BWW Reviews: AMERICAN IDIOT, Hammersmith Apollo, December 4 2012
For better or worse, there are quite a few musicals running in London at the time of writing whose scores consist of the back catalogue of a singer or group. Much recent attention had been paid to two in particular of course (The Bodyguard and Viva Forever, as if you didn't know), but slightly west of the West End, a noisy, vibrant gang has set up home in the Hammersmith Apollo and is demanding to be noticed - make no mistake, the American Idiot Tour of the US, Ireland and the UK has landed in London.
It might be tempting to refer to American Idiot as a jukebox musical, consisting as it does of the music of Green Day, but that would be something of a disservice to the production. Based on the punk rock outfit's lauded 2004 opus, the stage show plays more like an extension or a more detailed representation of that album, itself originally conceived as a rock opera.
The story is a fairly familiar one of disillusioned and disaffected youth, and concerns a trio of friends whose lives go in different directions and who spent rather a lot of time being a bit miserable while wearing eyeliner.
It's probably best not to pay too much attention to the plot though, simply because there isn't much of it to speak of. Instead, it's wiser to look at the show as a mood piece, or just an explosion of energy, clattering drums, flashing lights and head-banging (there's a lot of that to enjoy).
The busy, never settled stage is a mélange of metal railings, stairs and television screens, and the excellent young cast spend a great deal of time climbing and then hanging off anything that's within grabbing distance.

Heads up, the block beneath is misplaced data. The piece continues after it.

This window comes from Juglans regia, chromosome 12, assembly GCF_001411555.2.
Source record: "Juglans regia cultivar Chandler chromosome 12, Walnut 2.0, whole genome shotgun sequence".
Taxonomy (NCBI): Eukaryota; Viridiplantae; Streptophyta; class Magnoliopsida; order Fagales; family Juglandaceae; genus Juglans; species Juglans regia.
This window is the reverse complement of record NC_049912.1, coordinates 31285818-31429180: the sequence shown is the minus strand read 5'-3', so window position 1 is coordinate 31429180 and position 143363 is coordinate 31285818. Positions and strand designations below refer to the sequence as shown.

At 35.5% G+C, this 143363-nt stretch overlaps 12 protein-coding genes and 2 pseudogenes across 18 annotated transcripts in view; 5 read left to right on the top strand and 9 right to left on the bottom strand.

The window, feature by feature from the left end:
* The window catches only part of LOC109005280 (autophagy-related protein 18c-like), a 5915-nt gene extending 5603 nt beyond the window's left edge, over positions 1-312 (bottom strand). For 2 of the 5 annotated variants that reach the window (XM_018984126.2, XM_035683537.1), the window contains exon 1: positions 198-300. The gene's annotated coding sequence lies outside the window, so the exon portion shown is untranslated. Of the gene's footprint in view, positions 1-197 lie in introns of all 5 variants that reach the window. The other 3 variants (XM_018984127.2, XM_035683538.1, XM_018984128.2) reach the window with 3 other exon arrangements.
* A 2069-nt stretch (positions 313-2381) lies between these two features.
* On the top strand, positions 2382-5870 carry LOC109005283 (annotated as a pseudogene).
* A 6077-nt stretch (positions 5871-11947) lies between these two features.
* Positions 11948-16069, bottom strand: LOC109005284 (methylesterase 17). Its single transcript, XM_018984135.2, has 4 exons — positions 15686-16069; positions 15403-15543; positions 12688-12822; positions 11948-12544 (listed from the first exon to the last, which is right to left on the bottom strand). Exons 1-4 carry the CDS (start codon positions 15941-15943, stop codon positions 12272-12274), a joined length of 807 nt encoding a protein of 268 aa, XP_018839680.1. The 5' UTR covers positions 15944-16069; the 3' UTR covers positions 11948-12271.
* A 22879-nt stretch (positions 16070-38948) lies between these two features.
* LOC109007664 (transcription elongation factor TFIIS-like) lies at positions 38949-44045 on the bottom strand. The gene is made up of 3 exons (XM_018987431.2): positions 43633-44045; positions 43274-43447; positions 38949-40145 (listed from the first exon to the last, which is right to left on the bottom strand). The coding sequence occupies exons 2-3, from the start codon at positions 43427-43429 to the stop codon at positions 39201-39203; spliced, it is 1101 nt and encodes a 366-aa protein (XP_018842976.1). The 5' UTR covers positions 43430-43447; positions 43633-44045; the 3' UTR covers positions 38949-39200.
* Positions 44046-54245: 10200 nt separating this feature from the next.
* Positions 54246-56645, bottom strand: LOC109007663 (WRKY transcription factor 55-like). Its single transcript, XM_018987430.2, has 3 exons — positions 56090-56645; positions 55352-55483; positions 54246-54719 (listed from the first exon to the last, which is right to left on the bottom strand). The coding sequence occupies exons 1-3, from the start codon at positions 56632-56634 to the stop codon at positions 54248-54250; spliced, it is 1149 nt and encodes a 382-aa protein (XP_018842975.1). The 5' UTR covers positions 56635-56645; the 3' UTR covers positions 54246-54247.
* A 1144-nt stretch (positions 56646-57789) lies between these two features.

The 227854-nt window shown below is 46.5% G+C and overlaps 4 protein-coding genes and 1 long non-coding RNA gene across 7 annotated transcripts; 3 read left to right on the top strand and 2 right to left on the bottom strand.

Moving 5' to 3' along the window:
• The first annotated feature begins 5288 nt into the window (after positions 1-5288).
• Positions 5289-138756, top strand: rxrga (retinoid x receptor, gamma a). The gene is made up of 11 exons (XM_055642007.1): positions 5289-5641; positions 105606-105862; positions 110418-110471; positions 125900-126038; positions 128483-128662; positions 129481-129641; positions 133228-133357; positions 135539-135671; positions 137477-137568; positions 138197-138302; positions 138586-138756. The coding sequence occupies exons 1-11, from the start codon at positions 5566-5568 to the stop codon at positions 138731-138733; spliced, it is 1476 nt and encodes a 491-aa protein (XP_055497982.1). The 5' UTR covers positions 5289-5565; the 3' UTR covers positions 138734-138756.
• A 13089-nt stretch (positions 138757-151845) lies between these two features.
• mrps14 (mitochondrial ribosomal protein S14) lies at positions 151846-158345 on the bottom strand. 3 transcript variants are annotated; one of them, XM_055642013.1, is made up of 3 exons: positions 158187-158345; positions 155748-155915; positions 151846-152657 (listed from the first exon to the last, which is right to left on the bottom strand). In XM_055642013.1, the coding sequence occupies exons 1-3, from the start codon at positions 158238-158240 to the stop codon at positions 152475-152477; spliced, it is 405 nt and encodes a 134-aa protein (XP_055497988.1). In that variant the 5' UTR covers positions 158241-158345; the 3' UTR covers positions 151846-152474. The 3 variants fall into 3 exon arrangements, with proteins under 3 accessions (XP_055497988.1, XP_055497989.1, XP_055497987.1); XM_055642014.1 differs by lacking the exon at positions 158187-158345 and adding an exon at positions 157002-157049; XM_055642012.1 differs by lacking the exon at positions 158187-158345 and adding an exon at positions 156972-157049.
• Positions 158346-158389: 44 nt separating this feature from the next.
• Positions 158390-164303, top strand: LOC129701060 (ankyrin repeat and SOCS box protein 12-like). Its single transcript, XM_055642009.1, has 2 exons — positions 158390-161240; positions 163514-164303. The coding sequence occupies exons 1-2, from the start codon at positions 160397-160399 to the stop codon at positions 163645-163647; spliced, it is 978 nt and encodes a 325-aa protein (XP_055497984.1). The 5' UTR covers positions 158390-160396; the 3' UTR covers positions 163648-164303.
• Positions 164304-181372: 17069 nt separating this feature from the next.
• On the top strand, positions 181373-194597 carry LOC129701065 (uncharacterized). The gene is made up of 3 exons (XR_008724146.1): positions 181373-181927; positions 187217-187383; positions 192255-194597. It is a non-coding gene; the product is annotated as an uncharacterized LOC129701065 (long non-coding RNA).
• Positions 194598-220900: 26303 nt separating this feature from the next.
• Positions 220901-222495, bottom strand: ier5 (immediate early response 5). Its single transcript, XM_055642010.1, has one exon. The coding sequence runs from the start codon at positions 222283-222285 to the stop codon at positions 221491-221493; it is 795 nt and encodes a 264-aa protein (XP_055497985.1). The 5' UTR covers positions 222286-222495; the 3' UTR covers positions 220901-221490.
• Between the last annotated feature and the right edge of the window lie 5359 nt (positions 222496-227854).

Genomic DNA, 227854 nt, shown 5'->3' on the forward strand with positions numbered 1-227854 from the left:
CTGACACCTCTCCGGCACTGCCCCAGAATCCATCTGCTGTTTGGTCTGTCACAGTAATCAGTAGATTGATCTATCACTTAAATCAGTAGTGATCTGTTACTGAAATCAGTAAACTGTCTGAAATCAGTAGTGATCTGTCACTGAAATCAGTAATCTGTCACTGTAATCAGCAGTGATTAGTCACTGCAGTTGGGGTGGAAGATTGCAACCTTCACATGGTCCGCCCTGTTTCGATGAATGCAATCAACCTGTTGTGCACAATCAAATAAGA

These antics are in equal parts exhausting and exhilarating to watch, and the company's total commitment is a pleasure to behold.
Alex Nee's Johnny is a strong if sulky presence, and he's more than matched by the gorgeous vocals of Casey O' Farrell as Will and the anguish of Thomas Hettrick's military-bound Tunny. Alyssa DiPalma as Whatsername performs her Act II showcase "Letterbomb" with fantastic vigour, but her character is such a non-entity in the script (presumably intentionally, with a name like that) that it's hard to care about her relationship with Johnny at any point, which is a problem when a fair amount of time is spent emoting about it.
Musical highlights include the best-known singles ("American Idiot", "Boulevard of Broken Dreams", "Holiday", and "Wake Me Up When September Ends" - which is staged and performed breathtakingly), and the score peaks with the brilliant "21 Guns". A sidenote: the music is of such a high standard that it instantly exposes the aurally comparable Loserville - catch it while you can, or don't - as the derisory third-rate knock-off it is.
While light on narrative and too prone to overwrought angst in places, American Idiot - a heady mix of RENT, Spring Awakening and Hair - is rarely anything short of an electrifying, relentless onslaught of riotous energy. Venture west to see it in this limited run, but whatever you do, don't call it a jukebox.
From This Author Kevin Sherwin